By The Numbers: Christian Yelich, Adalberto Mondesi, and Cleveland’s Listless Lineup
Last season, Christian Yelich deposited his fourth home run on May 16. He didn’t even wait until April to go deep four times in 2019.
After an offseason of wondering how the reigning NL MVP could possibly sustain a 35.0% HR/FB rate that fueled his late-season power tear, he touched them all in each of the Brewers’ first four games. In his last 72 contests dating back to 2018’s All-Star break, Yelich is batting .364 with 29 home runs.
This early in the season, numbers can deceive more than Lord Petyr Baelish. Some cases, however, offer glimpses of a new norm. It’s far too early to reach any conclusions, but this version of Yelich could cement his status as a top-tier superstar.
Those who don’t care for launch angle immediately turn to Yelich to dispel the metric’s merit. The outfielder hasn’t shied away from the debate either. After slugging Milwaukee into the postseason, Yelich discussed the hot topic with MLB.com’s Joe Trezza in early October.
“There has been no conscious change on my part, no buying into launch angle,” Yelich said. “I stuck with what I’ve been doing my entire career, with a few adjustments — but focusing on launch angle was not one of them. There were some, but that wasn’t one of them.”
Last season, per Baseball Savant, he averaged a 4.7-degree launch angle on his batted balls. Six games into 2019, that rate has elevated — get it? — to 21.2. He found the sweet spot on all four dingers, each of which traveled at an exit velocity above 102 mph with a launch angle in the 22-36-degree range.
No, Yelich is not going to break Prince Fielder’s‘ single-season franchise record of 50 home runs. He still might not match last season’s 36. A steep regression, however, is looking far less likely. A locked-in Yelich could once against bat above .300 with 30 long balls, 15-20 steals, and plenty of run production. If drafting now, it wouldn’t be surprising — or even a drastic overreaction — to see him snagged with the third pick after Mike Trout and Mookie Betts.
Adalberto Mondesi: 7 XBH … and no walks
Mondesi backers must be exhausted from all those victory laps. Five games into the season, the preseason’s greatest source of consternation has slapped two doubles, three triples, and one inside-the-park home run for the Royals. No other player has tallied more than one triple, and nobody else besides Jonathan Villar — often cited as a cheaper draft-day pivot — has offered a hit of every variety.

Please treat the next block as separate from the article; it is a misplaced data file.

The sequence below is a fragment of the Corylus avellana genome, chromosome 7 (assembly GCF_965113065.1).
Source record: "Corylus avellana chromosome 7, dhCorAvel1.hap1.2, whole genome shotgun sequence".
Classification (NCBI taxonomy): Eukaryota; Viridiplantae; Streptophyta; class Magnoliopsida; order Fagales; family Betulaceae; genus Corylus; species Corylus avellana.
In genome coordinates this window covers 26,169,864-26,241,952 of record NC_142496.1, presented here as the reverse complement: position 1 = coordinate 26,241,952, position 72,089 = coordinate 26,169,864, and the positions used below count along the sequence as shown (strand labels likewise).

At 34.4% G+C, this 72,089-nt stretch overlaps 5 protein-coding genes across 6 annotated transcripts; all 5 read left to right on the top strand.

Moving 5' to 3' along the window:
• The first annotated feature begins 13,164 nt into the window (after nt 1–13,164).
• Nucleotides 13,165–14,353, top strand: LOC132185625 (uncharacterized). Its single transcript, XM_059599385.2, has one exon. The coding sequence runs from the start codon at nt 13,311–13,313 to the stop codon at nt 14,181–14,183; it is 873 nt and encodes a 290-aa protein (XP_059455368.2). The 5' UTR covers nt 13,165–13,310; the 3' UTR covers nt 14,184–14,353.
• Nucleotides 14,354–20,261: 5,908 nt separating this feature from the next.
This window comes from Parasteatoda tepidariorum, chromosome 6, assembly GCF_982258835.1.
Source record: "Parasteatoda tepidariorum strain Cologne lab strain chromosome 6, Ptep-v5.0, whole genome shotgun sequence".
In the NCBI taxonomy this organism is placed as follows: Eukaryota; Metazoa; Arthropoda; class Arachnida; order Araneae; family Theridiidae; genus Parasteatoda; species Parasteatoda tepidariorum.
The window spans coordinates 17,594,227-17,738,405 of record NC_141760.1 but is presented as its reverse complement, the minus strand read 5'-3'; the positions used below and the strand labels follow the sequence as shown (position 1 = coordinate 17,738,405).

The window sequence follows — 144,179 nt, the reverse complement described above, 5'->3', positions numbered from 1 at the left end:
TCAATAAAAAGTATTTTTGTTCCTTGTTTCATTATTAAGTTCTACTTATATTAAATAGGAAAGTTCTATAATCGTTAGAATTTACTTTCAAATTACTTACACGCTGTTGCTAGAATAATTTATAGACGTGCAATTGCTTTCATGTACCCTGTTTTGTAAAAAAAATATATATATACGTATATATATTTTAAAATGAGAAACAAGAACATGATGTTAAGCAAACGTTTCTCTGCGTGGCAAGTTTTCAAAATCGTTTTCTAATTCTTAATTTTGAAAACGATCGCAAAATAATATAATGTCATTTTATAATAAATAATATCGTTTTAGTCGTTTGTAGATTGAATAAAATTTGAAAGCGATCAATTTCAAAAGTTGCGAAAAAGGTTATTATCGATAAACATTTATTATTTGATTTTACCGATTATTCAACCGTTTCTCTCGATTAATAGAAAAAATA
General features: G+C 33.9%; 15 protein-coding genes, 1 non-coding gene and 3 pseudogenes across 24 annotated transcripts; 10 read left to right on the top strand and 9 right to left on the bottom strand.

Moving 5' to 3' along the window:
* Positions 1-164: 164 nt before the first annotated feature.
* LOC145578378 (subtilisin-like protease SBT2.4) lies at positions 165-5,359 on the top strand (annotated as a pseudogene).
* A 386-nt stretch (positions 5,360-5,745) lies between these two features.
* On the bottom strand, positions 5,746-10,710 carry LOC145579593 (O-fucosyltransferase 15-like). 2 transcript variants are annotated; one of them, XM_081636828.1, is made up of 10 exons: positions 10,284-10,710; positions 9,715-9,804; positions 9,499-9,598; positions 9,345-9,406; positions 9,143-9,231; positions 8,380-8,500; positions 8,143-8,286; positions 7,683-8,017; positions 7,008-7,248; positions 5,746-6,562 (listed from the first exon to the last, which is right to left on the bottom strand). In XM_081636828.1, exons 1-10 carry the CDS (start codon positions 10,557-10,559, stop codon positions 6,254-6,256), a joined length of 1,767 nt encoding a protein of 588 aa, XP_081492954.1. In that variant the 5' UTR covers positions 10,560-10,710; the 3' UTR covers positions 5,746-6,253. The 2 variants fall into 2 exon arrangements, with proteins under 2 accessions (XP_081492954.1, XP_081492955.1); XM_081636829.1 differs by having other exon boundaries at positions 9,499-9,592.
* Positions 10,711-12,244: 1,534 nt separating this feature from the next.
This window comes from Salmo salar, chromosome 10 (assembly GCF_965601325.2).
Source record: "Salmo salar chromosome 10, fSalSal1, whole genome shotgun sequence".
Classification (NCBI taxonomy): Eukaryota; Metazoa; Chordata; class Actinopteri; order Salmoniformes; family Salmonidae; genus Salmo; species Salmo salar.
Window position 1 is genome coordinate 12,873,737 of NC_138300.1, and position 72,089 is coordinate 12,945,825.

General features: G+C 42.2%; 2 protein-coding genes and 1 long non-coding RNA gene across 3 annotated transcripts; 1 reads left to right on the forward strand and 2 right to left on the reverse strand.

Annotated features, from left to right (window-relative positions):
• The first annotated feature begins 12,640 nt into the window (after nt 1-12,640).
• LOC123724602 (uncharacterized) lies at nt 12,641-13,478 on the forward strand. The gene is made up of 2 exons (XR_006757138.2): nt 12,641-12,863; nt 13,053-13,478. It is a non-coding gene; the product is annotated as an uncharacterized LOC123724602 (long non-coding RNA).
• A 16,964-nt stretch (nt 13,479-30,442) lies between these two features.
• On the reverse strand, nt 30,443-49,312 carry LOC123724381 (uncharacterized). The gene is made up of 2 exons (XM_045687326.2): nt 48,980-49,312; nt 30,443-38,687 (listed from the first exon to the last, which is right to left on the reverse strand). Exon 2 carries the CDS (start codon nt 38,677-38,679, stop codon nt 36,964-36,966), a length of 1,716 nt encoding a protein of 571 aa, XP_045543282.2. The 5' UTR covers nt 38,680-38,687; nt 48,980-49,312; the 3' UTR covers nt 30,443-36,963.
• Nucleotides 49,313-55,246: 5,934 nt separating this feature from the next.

Because he keeps passing first base, Mondesi has stolen one base in his only attempt. There’s no reason to worry about that; not even his greatest skeptics doubted his speed. It was all a matter of whether he created chances to run, as the infielder attempted 39 steals despite reaching base just 89 times in 2018.
While supporters sip the sweet taste of vindication, critics may still have their druthers. After all, a microscopic 3.8% walk rate stopped cautious drafters from taking a ride on the wild side. He has yet to draw a free pass in 20 plate appearances. He has, however, incurred five strikeouts. That approach is eventually going to catch up to him, right?
Perhaps, but it may not matter if he keeps hitting with authority in the second slot. It’s far to early to reach conclusions. At least the hot start isn’t mere good luck, as he has already plastered six barrels. Besides, examining a sell-high opportunity is probably a waste of time. Given his rapidly ascended draft price, Mondesi is likely already rostered by his biggest fans.
Cleveland Indians are batting .160 with 2 HRs
Yeah, it’s early, but shame on Cleveland. This is a franchise seeking its fourth straight AL Central title and first World Series win since 1948. The club has two superstar cornerstones in the infield (Jose Ramirez and Francisco Lindor) and an elite five-man rotation that will earn a combined $41.1 million in 2019. All management needed to do was find a few useful position players. They didn’t even have to be Bryce Harper of Manny Machado. Asdrubal Cabrera, Mike Moustakas, Andrew McCutchen, and/or Nick Markakis all would have represented sizable upgrades. Heck, even Adam Jones would have helped.
A week into 2019, the Indians’ offense has unsurprisingly cratered without Lindor. Dominated by Jose Berrios, Jake Odorizzi, Michael Pineda, Ivan Nova, and Carlos Rodon, they have scored 13 runs in five games. I had to keep re-checking my math to make sure this was right, but they’re slugging a woeful .231 with baseball’s highest soft-hit rate.
Most notably, Jose Ramirez has again stumbled out of the gate, going 3-for-21 with a double. This alone isn’t cause for panic, as he held a .427 OPS 10 games into 2018 before homering five times in nine contests. When paired with a sour ending to his stellar season and a knee injury suffered at the end of spring training, it’s enough to make managers antsy.
Ramirez investors should not cash out unless presented with a package worthy of a first-round talent. They also, however, must realize that even at his best, he’s not going to register another 110 runs or 105 RBIs in this putrid lineup. And until Cleveland makes some moves or a healthy Lindor saves the day, this is a lineup to target with reckless abandon when streaming or playing DFS.